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  • Saving Private Ryan

    Posted in: Disc Reviews by David Annandale on May 20th, 2004

    (out of 5)



    The plot is as simple as that of any 40s or 50s World War II movie: in the immediateaftermath of the D-Day invasion, eight men (led by Tom Hanks) are sent on a dangerous missionto find the only surviving son of a decimated family and send him home.

    On this simple framework, Spielberg hangs the most viscerally intense evocation of theSecond World War yet committed to film. The exhausting Omaha Beach sequence that opens thefilm has been justly celebrated, but there ar… other moments that are extremely powerful in theirown right: visions of civilians caught in the vortex of war, and a brutal scene of hand-to-handcombat are but two examples. The cumulative effect of the film is not unlike being smashedrepeatedly on the bridge of the nose with an iron bar. And I mean that as a compliment.


    Duck! The 5.1 surround sound is deployed to brutal (in the good sense) effect. The separationand placement of sound effects are nothing less than superb, as a cannon fires on side and theexplosion hits in the opposite speakers. The you-are-there sense of the battle scenes is helpedimmeasurably by the sound design. Marvellous stuff.


    There is some grain visible, but this is part of the gritty appeal of the cinematography. Thetransfer is, in most respects, beyond reproach. The colours are strong, varying from the grey,newsreel-with-blood look of the opening to hard greens elsewhere. The blacks are very strong aswell, and the image is perfectly sharp. There is a little bit of edge enhancement visible when thefigures are strongly backlit by a bright sky.

    Both audio and sound, it should be noted, are identical in quality to the previous release. Inother words, this is the same transfer.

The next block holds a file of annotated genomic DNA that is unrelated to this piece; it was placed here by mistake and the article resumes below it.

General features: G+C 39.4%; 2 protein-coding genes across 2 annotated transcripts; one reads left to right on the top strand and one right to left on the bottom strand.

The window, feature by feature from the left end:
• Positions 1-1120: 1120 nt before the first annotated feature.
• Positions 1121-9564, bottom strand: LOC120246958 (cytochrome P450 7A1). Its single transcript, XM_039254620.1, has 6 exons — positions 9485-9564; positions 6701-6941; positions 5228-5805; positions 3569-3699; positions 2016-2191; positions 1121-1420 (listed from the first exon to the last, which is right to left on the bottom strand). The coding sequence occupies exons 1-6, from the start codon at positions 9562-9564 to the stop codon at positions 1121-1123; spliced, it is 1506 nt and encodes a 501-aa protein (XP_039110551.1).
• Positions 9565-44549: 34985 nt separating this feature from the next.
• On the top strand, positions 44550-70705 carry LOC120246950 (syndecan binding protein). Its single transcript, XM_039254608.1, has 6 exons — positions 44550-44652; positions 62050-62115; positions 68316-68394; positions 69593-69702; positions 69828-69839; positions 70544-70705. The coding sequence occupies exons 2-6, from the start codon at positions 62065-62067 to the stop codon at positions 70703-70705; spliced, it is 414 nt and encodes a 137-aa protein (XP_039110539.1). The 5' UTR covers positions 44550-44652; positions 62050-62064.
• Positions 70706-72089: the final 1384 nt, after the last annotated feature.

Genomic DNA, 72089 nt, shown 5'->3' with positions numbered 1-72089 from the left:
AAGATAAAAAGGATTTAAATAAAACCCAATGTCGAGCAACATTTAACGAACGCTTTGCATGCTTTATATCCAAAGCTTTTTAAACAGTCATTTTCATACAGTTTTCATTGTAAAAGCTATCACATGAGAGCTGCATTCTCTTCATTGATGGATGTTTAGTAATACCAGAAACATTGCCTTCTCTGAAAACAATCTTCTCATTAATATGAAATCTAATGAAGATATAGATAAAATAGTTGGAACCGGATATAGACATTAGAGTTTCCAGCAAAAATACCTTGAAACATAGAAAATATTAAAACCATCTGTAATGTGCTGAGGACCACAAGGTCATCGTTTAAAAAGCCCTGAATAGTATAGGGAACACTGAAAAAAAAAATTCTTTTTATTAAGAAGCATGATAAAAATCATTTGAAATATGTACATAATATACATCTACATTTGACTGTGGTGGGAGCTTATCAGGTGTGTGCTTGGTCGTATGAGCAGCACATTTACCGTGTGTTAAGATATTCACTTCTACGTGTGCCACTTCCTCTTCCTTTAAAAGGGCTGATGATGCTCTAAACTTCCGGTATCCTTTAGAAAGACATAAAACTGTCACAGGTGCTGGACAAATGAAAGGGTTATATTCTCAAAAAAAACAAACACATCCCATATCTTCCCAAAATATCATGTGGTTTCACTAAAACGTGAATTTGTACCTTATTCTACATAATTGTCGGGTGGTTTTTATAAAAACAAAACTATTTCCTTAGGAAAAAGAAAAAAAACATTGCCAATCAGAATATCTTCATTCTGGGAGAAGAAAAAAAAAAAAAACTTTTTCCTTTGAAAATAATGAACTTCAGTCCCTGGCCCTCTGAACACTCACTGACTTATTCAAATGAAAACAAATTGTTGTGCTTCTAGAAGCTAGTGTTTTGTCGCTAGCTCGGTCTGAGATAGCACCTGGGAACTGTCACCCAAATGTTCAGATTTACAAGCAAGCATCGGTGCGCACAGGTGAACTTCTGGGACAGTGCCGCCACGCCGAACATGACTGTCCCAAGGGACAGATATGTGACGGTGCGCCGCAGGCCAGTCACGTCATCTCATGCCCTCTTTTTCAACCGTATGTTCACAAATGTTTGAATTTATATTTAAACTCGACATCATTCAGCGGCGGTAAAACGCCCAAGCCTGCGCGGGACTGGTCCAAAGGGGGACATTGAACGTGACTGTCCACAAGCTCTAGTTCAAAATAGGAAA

Special Features

    If the transfer is the same as the previous release, the extras are more involved (though notenormously so). All the bonus features are on disc 2. These consist of 8 featurettes, adding up toan 80-minute documentary (though they cannot be played continuously). These are all making-offeaturettes of one sort or another, clearly shot during the making of the film, and thus, at base,promotional. Still, they are more informative than many of their ilk, and break down into suchtopics as “Boot Camp” (working on the military verisimilitude of the film), “Miller and HisPlatoon” (Tom Hanks and the rest of the cast talk about their characters), “Making SavingPrivate Ryan” (production design, the battles, etc) and so on. The trailers and bios that werepresent on the previous release are now gone, however. The menu is fully animated and scored.The new box is pretty nifty too.

    Closing Thoughts

    Bottom line: if you do not already own the film on DVD, then by all means pick this up. Ifyou DO already have it, the new edition looks and sounds the same, and its extras, thoughdifferent, are only about an hour longer than what you already have. Your call.

    Special Features List

    • 8 Making-of Featurettes (approx. 80 minutes worth)
    Posted In: 1.85:1 Widescreen, 2-Disc, Anniversary Edition, Disc Reviews, Dolby Digital 5.1 (English), Dolby Digital 5.1 (French), DreamWorks, DVD, War

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